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The Madera Tribune

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Was the mineshaft killing really murder?

December 7, 2019

 

Madera County Historical Society

 

The detective work of Sheriff Welton Rhodes, shown here, sent Albert Fuller to the gallows for the 1931 murder of James Kipp.

 

 

Clio was the Greek goddess of history. She whispered the secrets of the past into the ears of mortals who then passed them on.

 

Over the ages, however, Clio has lost her voice. She doesn’t speak as clearly as she once did. Just ask those 8th grade historians in Mrs. Hatfield’s class at Howard School. They are on the horns of a dilemma, and Clio isn’t helping them one bit.

 

Hatfield’s class is one of those five 8th grade classes engaged in writing a history of Madera County sheriffs and the rogues with whom they had to deal. The students are currently looking at Sheriff W.C. Rhodes’ first term, and they are stuck in 1931. That’s when James W. Kipp was found dead more than 100 feet down a mineshaft near Raymond. Sheriff Rhodes arrested Albert Fuller for his murder, and it looked like Madera County’s top lawman put together an airtight case that moved District Attorney Mason Bailey to prosecute Fuller. During his arraignment, the accused man heard the following tale of woe.

 

On Oct. 8, 1931, Mason charged, Fuller and Kipp left Fresno in Kipp’s car, heading for a mine they owned about 10 miles from Raymond. Mason explained the two men had owned a shoe store in Tulare County and were at that time also partners in a bootlegging operation. The prosecutor told the court that they stored their illicit booze in their Raymond mine.

 

However, all was not well between the two partners. First, Fuller’s marriage to Marjorie Fuller was about to crash on the rocks of divorce, and Kipp was the cause by his own wooing of Mrs. Fuller.

In addition, Fuller had somehow managed to become the beneficiary of an insurance policy Kipp had taken out. It was these motives, Mason contended, jealousy and greed, that moved Fuller into talking Kipp into going with him to their mine.

 

So off they went, stopping off at Raymond for lunch on the way. According to the District Attorney, when they got to the mine, they walked to its mouth. Fuller struck Kipp with a pick and shoved him down the mineshaft.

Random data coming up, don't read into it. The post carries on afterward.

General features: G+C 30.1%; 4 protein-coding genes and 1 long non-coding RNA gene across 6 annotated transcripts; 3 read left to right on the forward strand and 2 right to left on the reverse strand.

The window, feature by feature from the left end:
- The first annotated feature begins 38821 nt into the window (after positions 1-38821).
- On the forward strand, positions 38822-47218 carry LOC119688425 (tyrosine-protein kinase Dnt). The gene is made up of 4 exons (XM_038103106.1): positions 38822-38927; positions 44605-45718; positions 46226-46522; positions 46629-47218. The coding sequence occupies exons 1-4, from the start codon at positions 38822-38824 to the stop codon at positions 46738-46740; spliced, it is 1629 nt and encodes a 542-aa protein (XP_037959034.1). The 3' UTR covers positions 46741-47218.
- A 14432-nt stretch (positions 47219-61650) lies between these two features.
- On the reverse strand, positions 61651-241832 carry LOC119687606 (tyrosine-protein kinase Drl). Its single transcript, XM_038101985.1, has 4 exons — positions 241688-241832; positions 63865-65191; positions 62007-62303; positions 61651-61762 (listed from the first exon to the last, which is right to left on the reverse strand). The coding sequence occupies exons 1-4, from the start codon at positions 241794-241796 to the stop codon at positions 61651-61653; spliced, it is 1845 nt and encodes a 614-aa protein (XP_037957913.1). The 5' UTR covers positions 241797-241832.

With his rival eliminated, Fuller turned away, got in Kipp’s car and drove off. Passing through Raymond and Madera, Fuller drove to Fresno and said nothing. Kipp was reported missing, and his body was found. Some sharp detective work by the Sheriff produced clues, which all pointed directly to Fuller.

 

It all fit nicely and could have been recorded that way in the book the young historians are writing had they not examined the other side of the story. They found out that Fuller was tried, convicted, sentenced to die, and hanged in San Quentin. However, they also found out that Fuller had received seven reprieves before he died on the gallows. This gave them cause to pause. Just how certain was the case against the “mineshaft murderer?” This led the class to turn to the executed man’s attempt to defend himself and save his life.

 

The record shows that Fuller’s account of that afternoon on Oct. 8, 1931, was quite different from the one the district attorney told. It went like this.

 

Going to the Raymond mine was Kipp’s idea. He wanted to pick up some moonshine he had stored there. After lunch in Raymond, they headed for the mine, but before they got there, Kipp brought up Fuller’s wife, and the two men began to argue. When they got to the mine, they got out of the car, and Kipp pulled a gun. He told Fuller he wasn’t going to see Marjorie again. Fuller knocked the gun out of Kipp’s hand, and when he reached down to pick up the pistol, Kipp, who had only one leg, drew back his crutch to hit Fuller, who struck him in the nose. With that blow, Kipp stumbled back and fell down the mineshaft. Fuller went to the edge of the shaft and called down but received no response. He then left and returned to Fresno.

 

So there we have it — the dilemma. How do these young scholars weigh the truth among themselves? Some of them think that Fuller got what he deserved. Others contend that they could defend him, so they have decided to go to court. They are going to hold another trial for Albert Fuller.

 

There will be a team of prosecutors and a defense team. They will finish their examination of the records; they will make their arguments, and they will have their truth.

 

Please watch this column for the latest developments as these young people prepare to wrestle with Clio. They are going to go public with the trial, and you are going to be invited.

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